The complexity of tumor biology and its interaction with the immune system suggests that studying individual components is unlikely to adequately predict clinical outcomes in response to immune-targeted therapy [15]. Characterization of the TME by the abundance, location, and phenotype of tumor infiltrating lymphocytes and other immune cells provides a more comprehensive picture of the various interactions between the tumor and the host. Several assays, most notably, Immunoscore® (HalioDx, Marseille, France) for colon cancer [16], have been developed to characterize “immune contexture” and have shown utility as a prognostic tool, independent of treatment. However, while Immunoscore has demonstrated superiority to gold standard TNM classification, its adoption in routine clinical practice has been slow, and predictive performance with respect to specific immunotherapies has not yet been established [17]. Further efforts have been aimed at combining several biomarkers that, due to their independent nature, together may capture different aspects of neoantigenicity and T cell activation and may provide greater predictive and prognostic relevance than each of them individually [18,19]. For example, in a study utilizing whole-exome and RNA sequencing information from the Cancer Genome Atlas, a linear combination of three variables—CD8+ T-cell abundance, TMB, and high PD1 gene expression—resulted in a higher correlation with response to anti–PD-1/PD-L1 therapy across cancer types than the individual components [20].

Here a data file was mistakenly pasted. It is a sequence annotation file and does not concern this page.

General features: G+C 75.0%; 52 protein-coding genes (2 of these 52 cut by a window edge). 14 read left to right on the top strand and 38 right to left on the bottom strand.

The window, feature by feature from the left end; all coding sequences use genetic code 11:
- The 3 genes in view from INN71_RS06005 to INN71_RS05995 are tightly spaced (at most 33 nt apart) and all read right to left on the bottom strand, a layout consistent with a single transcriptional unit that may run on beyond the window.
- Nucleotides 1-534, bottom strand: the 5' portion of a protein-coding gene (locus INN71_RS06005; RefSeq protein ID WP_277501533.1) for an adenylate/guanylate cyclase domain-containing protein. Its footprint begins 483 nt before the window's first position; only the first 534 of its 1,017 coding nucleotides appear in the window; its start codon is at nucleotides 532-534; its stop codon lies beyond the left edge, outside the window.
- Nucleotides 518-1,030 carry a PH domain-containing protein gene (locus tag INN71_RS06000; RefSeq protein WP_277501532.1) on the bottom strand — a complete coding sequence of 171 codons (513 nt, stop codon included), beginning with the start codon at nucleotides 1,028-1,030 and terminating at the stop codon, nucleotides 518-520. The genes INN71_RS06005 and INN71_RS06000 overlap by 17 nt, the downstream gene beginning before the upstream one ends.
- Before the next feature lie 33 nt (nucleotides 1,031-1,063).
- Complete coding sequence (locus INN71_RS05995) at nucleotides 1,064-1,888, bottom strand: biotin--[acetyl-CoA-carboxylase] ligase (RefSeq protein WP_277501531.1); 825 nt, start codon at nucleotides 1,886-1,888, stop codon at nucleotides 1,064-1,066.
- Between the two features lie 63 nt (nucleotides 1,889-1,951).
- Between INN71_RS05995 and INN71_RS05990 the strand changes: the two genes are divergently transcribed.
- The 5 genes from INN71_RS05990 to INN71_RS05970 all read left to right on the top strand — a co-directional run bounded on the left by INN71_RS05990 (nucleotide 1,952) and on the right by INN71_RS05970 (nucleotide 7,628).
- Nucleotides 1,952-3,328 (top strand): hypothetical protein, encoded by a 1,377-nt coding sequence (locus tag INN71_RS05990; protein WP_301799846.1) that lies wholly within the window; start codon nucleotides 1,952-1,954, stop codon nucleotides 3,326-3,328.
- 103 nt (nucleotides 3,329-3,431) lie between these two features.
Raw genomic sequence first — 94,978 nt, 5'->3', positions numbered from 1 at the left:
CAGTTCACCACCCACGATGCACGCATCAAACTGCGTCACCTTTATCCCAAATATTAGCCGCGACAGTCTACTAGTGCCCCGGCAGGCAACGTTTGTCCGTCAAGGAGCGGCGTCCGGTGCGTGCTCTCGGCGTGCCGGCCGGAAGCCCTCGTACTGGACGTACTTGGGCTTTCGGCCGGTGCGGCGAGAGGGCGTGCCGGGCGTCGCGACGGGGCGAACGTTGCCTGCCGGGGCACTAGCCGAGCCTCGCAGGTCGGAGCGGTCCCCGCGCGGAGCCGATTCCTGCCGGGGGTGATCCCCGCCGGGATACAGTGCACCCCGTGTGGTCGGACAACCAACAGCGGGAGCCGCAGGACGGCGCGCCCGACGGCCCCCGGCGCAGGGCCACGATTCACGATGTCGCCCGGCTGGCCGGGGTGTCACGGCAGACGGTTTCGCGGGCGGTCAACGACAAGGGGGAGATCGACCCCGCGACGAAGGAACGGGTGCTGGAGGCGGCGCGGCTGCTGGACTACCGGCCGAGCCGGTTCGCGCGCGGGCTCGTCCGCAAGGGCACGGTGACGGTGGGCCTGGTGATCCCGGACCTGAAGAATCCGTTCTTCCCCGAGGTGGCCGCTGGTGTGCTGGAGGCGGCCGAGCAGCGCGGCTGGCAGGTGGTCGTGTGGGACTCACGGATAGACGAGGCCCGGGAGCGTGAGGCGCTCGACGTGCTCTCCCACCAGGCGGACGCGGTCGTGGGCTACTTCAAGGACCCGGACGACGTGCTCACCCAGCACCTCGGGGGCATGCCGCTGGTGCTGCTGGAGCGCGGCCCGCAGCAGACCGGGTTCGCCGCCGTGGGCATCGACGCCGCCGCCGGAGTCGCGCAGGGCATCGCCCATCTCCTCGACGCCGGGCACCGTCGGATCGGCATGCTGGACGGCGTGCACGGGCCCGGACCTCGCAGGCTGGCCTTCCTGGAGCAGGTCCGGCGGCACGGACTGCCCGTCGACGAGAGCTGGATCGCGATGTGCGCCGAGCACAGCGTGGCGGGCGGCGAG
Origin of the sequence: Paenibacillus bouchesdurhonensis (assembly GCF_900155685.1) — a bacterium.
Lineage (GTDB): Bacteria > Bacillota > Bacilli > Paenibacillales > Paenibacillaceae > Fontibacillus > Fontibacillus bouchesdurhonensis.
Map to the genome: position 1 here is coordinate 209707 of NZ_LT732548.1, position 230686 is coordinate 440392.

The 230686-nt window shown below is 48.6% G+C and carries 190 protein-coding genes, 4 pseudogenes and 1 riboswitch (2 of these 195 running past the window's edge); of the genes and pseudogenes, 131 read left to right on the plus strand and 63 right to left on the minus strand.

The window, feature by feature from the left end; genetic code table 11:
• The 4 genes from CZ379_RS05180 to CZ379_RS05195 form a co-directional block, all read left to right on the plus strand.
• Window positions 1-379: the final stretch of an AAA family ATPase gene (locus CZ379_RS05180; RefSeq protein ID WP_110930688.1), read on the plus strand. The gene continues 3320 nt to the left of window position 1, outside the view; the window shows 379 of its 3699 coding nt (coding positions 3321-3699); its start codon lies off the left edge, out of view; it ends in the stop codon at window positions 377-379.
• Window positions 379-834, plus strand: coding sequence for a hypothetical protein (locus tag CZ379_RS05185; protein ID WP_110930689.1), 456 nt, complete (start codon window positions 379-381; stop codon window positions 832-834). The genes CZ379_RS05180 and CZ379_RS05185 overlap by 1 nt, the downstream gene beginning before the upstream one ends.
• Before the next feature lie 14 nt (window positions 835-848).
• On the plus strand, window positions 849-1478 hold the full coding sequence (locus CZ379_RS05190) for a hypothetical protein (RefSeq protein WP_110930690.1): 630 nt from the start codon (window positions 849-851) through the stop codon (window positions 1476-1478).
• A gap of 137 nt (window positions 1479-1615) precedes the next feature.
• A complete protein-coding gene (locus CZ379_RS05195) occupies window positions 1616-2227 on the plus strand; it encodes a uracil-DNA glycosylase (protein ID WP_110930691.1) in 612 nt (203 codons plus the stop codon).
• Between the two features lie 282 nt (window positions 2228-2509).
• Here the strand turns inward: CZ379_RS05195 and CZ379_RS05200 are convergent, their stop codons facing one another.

However, despite some success in improving biomarker performance, the observed patient response to treatment is quite often contrary to biomarker-based predictions. It is apparent that there is some other level of biological information, possibly related to more general aspects of the organism’s reaction to the disease, that is not captured by existing tests. One of the reasons may be that immune response in the tumor microenvironment, while being a crucial factor defining tumor fate and therapy responses [21] and a necessary condition for immune checkpoint blockade efficacy, is not sufficient. The host response on the level of the whole organism also plays a significant role. Indeed, tumor–host interactions extend well beyond the local tissue microenvironment and tumors not only respond to, but also actively perturb host systems distantly [22]. These perturbations result in changes in peripheral blood leukocyte activity and in alterations of the circulating proteome. To date, cell-based surrogate markers for systemic inflammation, such as a neutrophil-to-lymphocyte ratio (NLR) measured in circulation, are most studied and have shown significant prognostic value in cancer [23,24]. An index combining the derived neutrophil/leukocyte-lymphocyte ratio (dNLR) with lactate dehydrogenase (LDH) levels demonstrated strong prognostic potential in NSCLC in different clinical modalities, including immune checkpoint inhibitors [25]. Nonetheless, the predictive potential of these measurements for ICIs relative to other therapies has not been established.
Serum/plasma provides a rich source of biological information with a dynamic range of protein abundance exceeding 10 orders of magnitude [26]. Around 24% of classical plasma proteins are associated with immune response [27]. They reflect various aspects of the functioning of adaptive and innate immune systems, as well as other related physiological processes, including wound healing, extracellular matrix remodeling, angiogenesis, complement cascades, and metabolic changes [4,28]. Wide-ranging data has been accumulated on the influence of circulating innate immunity components, such as acute-phase reaction and complement activation, on the natural course of disease and the response to treatment, modulated by direct effects on tumor cells and by supporting a cancer-abetting microenvironment [29,30].